Four: A Divergent Collection (Divergent 4) - Page 27


She’s talking about how to get out. Fear-landscape strategy. I am trying to focus on breathing. Then she pulls us both down, to make the box smaller, and turns so her back is against my chest, so I’m completely wrapped around her.

“This is worse,” I say, because with my nervousness about the box and my nervousness about touching her combined, I can’t even think straight. “This is definitely …”

“Shh. Arms around me.”

I wrap my arms around her waist, and bury my face in her shoulder. She smells like Dauntless soap, and sweet, like apple.

I’m forgetting where I am.

She’s talking about the fear landscape again, and I’m listening, but I’m also focused on how she feels.

“So try to forget we’re here,” she finishes.

“Yeah?” I put my mouth right up against her ear, on purpose this time, to keep the distraction going, but also because I get the feeling I’m not the only one who’s distracted. “That easy, huh?”

“You know, most boys would enjoy being trapped in close quarters with a girl.”

“Not claustrophobic people, Tris!”

“Okay, okay.” She guides my hand to her chest, right under where her collarbone dips. All I can think about is what I want, which has nothing to do with getting out of this box, suddenly. “Feel my heartbeat. Can you feel it?”


“Feel how steady it is?”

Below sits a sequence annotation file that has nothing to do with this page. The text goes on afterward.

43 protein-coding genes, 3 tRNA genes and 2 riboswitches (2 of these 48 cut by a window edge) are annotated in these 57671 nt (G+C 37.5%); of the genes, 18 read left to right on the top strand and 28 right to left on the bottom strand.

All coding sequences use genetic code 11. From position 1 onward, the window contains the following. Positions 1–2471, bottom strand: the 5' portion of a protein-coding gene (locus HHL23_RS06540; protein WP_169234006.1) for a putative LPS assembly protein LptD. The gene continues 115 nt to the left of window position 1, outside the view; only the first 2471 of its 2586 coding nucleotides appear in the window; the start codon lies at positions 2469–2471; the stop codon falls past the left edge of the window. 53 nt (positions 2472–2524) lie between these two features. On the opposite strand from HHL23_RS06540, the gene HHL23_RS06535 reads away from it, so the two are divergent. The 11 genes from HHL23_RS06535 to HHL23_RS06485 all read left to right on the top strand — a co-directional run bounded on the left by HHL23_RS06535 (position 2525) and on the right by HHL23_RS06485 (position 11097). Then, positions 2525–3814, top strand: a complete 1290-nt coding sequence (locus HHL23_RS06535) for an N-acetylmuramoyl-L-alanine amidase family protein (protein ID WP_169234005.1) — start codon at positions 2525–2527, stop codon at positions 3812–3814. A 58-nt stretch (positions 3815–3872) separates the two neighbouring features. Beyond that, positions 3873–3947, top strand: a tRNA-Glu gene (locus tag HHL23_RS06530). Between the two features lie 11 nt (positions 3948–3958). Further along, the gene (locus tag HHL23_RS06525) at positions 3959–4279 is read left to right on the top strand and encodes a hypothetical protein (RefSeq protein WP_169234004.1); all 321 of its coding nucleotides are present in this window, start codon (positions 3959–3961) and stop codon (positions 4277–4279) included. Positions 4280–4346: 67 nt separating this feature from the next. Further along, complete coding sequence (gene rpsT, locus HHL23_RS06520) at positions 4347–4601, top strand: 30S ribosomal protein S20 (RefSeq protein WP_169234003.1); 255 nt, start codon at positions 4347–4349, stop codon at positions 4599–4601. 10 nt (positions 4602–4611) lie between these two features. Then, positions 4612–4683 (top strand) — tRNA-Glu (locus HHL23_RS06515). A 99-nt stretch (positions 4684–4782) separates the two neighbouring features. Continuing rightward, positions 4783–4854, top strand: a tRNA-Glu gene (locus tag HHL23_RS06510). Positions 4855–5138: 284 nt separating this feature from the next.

I smile into her shoulder. “It’s fast.”

“Yes, well, that has nothing to do with the box.” Of course it doesn’t. “Every time you feel me breathe, you breathe. Focus on that.”

We breathe together, once, twice.

“Why don’t you tell me where this fear comes from. Maybe talking about it will help us somehow.”

I feel like this fear should have vanished already, but what she’s doing is keeping me at a steady level of heightened uneasiness, not taking my fear away completely. I try to focus on where this box comes from.

“Um … okay.” Okay, just do it, just say something real. “This one is from my … fantastic childhood. Childhood punishments. The tiny closet upstairs.”

Shut in the dark to think about what I did. It was better than other punishments, but sometimes I was in there for too long, desperate for fresh air.

“My mother kept our winter coats in our closet,” she says, and it’s a silly thing to say after what I just told her, but I can tell she doesn’t know what else to do.

“I don’t really want to talk about it anymore,” I say with a gasp. She doesn’t know what to say because no one could possibly know what to say, because my childhood pain is too pathetic for anyone else to handle—my heart rate spikes again.

“Okay. Then … I can talk. Ask me something.”